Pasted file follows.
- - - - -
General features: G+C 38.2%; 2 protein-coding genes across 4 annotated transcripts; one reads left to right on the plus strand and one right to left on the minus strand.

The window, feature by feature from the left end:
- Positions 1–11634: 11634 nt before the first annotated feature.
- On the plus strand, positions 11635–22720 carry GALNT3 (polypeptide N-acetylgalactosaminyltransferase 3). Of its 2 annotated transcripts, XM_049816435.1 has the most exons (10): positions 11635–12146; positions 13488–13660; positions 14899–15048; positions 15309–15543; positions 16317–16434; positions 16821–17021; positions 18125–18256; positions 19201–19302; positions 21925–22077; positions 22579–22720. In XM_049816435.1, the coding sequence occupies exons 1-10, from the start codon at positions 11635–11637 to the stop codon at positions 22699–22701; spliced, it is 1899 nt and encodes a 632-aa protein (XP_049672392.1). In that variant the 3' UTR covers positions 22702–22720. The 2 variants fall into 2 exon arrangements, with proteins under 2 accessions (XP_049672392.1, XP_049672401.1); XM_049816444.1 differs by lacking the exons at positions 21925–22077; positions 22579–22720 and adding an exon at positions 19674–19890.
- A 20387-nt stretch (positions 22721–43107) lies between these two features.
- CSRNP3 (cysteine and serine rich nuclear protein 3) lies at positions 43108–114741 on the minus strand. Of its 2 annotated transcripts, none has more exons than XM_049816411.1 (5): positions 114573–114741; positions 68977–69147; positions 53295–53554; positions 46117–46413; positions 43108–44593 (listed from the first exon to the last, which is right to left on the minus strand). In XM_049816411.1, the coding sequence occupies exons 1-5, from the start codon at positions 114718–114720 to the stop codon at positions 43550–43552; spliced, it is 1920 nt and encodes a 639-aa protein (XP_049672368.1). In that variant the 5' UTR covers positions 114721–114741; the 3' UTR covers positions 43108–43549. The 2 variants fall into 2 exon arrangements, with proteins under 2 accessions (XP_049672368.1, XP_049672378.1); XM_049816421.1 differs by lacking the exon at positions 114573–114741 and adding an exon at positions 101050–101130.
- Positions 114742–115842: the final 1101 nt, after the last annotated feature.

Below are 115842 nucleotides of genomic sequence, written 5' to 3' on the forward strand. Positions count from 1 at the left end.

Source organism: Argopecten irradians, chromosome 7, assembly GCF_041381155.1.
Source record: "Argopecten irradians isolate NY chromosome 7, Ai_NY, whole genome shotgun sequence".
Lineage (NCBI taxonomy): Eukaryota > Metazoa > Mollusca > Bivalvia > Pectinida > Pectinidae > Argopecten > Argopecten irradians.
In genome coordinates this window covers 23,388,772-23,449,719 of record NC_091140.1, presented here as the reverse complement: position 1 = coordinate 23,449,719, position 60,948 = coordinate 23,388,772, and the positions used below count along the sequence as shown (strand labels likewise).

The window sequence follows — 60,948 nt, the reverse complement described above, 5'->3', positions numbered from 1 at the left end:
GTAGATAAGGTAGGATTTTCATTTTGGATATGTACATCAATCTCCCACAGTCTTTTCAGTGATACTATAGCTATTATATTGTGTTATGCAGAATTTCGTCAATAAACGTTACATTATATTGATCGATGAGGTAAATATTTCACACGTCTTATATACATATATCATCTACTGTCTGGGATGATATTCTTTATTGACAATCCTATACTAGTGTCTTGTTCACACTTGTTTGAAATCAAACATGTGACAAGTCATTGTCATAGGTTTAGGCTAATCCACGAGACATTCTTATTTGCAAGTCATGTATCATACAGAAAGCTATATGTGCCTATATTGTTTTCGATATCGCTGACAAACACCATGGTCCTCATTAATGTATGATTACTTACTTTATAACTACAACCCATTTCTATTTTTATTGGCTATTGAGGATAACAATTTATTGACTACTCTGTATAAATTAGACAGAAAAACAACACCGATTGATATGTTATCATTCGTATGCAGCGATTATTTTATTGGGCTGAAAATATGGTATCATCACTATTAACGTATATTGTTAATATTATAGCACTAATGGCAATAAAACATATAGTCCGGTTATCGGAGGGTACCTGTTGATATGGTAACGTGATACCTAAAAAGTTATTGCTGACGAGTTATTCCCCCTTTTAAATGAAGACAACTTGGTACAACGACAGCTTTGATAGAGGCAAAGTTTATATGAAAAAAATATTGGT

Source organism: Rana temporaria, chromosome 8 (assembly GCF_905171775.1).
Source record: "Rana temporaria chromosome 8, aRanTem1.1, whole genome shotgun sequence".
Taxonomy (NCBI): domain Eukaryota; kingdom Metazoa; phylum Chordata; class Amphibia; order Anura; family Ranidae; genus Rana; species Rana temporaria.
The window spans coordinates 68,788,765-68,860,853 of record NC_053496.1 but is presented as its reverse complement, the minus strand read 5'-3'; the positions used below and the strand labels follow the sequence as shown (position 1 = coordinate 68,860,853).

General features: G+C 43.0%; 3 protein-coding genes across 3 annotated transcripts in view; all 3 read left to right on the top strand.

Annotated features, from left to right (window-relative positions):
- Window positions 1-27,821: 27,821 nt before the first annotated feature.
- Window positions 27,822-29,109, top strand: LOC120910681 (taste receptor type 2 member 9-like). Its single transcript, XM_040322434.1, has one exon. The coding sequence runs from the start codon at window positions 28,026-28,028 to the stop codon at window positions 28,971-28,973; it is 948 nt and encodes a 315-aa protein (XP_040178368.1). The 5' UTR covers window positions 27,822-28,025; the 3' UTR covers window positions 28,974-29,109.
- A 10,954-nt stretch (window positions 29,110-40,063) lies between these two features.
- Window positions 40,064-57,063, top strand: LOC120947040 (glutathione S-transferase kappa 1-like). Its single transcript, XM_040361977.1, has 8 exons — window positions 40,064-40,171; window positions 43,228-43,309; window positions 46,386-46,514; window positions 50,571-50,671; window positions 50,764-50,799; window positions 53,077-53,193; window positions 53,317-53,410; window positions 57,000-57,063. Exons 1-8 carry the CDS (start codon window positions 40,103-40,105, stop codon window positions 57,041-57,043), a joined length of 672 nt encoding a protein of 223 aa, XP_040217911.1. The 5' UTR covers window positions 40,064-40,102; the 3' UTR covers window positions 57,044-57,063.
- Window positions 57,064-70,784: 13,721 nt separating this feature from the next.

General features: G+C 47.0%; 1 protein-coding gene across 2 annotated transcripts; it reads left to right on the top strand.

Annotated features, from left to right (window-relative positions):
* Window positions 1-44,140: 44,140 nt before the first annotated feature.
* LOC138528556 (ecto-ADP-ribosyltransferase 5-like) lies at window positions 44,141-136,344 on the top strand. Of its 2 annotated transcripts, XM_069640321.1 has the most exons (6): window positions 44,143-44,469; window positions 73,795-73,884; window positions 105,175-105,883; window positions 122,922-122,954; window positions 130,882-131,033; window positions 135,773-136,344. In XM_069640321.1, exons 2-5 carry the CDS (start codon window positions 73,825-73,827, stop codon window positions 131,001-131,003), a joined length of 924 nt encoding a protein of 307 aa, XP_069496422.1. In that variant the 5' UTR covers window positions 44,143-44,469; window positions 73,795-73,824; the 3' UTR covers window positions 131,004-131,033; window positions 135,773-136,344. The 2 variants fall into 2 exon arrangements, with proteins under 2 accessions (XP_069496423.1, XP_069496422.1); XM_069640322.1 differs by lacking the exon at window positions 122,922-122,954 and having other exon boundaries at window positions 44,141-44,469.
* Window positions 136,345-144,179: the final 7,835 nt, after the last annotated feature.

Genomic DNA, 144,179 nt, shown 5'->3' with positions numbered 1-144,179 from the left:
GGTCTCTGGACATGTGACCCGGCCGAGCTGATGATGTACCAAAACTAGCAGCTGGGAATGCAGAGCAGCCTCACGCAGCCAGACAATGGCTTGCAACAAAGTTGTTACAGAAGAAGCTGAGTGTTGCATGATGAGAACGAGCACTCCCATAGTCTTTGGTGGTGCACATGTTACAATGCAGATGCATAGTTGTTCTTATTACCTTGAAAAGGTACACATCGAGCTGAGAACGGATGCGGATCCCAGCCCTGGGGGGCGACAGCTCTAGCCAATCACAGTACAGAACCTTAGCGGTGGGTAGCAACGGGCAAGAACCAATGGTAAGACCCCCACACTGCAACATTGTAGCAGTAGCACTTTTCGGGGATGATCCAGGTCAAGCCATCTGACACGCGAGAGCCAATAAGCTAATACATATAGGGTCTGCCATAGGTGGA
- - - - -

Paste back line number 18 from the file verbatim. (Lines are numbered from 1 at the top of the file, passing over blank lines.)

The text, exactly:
The window spans coordinates 68,788,765-68,860,853 of record NC_053496.1 but is presented as its reverse complement, the minus strand read 5'-3'; the positions used below and the strand labels follow the sequence as shown (position 1 = coordinate 68,860,853).